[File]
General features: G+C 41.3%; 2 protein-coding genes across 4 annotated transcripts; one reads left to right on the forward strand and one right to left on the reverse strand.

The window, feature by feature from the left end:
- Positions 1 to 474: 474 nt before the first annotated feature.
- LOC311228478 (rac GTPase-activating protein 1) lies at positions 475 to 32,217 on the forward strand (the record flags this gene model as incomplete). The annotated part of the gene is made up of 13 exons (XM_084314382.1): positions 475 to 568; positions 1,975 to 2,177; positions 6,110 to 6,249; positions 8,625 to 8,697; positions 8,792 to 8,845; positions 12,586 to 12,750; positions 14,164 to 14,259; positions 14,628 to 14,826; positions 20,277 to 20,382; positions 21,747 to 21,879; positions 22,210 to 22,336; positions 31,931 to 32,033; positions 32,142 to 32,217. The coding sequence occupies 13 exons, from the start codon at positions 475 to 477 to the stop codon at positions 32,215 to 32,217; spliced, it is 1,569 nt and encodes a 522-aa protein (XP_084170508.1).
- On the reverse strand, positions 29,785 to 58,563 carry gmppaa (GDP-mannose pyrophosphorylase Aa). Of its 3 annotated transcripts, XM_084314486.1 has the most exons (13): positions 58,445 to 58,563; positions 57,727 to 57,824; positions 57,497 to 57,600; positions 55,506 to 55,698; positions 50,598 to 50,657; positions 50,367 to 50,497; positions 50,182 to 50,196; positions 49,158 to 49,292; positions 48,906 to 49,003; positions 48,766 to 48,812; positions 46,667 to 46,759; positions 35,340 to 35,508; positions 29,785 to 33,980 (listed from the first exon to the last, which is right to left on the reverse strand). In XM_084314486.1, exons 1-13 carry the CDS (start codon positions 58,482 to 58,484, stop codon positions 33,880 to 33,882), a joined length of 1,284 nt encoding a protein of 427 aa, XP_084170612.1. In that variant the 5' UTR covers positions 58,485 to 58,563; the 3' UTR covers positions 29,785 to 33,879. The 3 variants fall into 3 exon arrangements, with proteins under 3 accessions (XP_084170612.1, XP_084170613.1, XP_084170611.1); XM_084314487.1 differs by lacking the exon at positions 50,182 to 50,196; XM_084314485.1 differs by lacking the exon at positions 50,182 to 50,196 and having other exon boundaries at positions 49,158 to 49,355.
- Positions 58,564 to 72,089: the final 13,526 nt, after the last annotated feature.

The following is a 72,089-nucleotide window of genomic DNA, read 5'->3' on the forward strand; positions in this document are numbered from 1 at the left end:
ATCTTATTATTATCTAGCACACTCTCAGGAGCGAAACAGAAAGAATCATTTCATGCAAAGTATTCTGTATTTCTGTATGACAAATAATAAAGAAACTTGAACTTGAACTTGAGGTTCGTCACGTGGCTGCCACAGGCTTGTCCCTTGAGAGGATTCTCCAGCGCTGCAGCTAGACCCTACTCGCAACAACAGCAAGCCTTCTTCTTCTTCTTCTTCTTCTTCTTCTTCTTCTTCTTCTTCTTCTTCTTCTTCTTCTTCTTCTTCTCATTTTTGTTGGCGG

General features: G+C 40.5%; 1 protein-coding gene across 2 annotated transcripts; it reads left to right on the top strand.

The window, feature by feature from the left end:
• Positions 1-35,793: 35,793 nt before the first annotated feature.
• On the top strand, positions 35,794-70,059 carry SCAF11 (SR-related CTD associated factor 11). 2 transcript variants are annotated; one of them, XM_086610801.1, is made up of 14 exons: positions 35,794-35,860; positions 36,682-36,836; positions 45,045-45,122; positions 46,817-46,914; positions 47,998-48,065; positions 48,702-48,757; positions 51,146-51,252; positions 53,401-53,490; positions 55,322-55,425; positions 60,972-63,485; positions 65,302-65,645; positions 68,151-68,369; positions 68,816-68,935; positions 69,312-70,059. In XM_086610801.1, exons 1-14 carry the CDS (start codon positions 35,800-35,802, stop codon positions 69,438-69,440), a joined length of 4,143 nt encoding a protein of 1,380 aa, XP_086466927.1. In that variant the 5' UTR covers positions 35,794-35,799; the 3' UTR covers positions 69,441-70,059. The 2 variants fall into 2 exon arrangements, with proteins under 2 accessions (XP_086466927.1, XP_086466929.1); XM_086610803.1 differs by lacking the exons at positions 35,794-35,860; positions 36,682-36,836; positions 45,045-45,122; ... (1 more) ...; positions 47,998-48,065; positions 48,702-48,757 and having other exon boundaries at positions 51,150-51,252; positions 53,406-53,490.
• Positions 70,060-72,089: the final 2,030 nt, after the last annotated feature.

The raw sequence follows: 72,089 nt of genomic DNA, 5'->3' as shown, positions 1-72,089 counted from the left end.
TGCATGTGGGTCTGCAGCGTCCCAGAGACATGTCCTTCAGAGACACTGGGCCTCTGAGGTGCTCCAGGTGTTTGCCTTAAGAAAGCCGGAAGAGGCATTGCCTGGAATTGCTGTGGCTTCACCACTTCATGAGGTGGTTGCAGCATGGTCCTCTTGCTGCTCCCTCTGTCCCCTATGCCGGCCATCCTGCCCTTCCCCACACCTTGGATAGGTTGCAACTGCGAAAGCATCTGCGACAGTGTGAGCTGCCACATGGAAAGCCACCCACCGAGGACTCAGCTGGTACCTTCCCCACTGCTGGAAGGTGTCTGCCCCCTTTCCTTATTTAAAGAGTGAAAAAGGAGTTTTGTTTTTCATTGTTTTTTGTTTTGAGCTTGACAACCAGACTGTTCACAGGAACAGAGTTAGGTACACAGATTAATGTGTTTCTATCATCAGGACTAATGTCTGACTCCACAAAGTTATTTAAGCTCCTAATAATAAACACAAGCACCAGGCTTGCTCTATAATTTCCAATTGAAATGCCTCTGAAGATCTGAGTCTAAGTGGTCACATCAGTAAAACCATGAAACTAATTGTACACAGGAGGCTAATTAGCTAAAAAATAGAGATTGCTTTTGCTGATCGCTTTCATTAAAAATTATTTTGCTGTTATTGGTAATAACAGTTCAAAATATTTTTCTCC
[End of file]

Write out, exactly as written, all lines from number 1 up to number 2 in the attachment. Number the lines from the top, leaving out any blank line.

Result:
General features: G+C 41.3%; 2 protein-coding genes across 4 annotated transcripts; one reads left to right on the forward strand and one right to left on the reverse strand.

The window, feature by feature from the left end: